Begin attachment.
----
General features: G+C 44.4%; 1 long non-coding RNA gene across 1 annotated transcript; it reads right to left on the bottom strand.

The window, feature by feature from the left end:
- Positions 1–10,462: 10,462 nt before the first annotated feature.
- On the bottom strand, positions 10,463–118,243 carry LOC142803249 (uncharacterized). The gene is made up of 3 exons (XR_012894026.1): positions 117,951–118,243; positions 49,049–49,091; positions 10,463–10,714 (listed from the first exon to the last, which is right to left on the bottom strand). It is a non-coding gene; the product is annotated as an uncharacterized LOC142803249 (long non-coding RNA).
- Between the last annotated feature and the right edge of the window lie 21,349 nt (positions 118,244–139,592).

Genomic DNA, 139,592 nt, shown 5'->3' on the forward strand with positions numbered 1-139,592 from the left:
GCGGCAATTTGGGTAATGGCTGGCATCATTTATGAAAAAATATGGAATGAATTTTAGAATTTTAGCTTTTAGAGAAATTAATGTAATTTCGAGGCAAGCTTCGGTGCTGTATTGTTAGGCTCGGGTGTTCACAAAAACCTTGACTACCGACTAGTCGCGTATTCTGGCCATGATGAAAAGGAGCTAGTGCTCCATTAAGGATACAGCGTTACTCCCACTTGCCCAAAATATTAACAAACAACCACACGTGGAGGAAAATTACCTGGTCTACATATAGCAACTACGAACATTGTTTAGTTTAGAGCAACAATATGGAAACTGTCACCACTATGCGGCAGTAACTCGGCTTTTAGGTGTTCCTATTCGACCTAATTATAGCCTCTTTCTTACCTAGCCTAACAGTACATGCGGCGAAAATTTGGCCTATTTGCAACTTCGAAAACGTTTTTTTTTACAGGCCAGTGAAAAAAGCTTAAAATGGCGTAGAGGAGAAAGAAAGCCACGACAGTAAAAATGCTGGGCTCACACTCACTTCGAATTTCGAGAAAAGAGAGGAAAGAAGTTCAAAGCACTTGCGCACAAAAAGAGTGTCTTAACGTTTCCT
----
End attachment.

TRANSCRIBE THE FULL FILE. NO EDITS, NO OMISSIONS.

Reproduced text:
General features: G+C 44.4%; 1 long non-coding RNA gene across 1 annotated transcript; it reads right to left on the bottom strand.

The window, feature by feature from the left end:
- Positions 1–10,462: 10,462 nt before the first annotated feature.
- On the bottom strand, positions 10,463–118,243 carry LOC142803249 (uncharacterized). The gene is made up of 3 exons (XR_012894026.1): positions 117,951–118,243; positions 49,049–49,091; positions 10,463–10,714 (listed from the first exon to the last, which is right to left on the bottom strand). It is a non-coding gene; the product is annotated as an uncharacterized LOC142803249 (long non-coding RNA).
- Between the last annotated feature and the right edge of the window lie 21,349 nt (positions 118,244–139,592).

Genomic DNA, 139,592 nt, shown 5'->3' on the forward strand with positions numbered 1-139,592 from the left:
GCGGCAATTTGGGTAATGGCTGGCATCATTTATGAAAAAATATGGAATGAATTTTAGAATTTTAGCTTTTAGAGAAATTAATGTAATTTCGAGGCAAGCTTCGGTGCTGTATTGTTAGGCTCGGGTGTTCACAAAAACCTTGACTACCGACTAGTCGCGTATTCTGGCCATGATGAAAAGGAGCTAGTGCTCCATTAAGGATACAGCGTTACTCCCACTTGCCCAAAATATTAACAAACAACCACACGTGGAGGAAAATTACCTGGTCTACATATAGCAACTACGAACATTGTTTAGTTTAGAGCAACAATATGGAAACTGTCACCACTATGCGGCAGTAACTCGGCTTTTAGGTGTTCCTATTCGACCTAATTATAGCCTCTTTCTTACCTAGCCTAACAGTACATGCGGCGAAAATTTGGCCTATTTGCAACTTCGAAAACGTTTTTTTTTACAGGCCAGTGAAAAAAGCTTAAAATGGCGTAGAGGAGAAAGAAAGCCACGACAGTAAAAATGCTGGGCTCACACTCACTTCGAATTTCGAGAAAAGAGAGGAAAGAAGTTCAAAGCACTTGCGCACAAAAAGAGTGTCTTAACGTTTCCT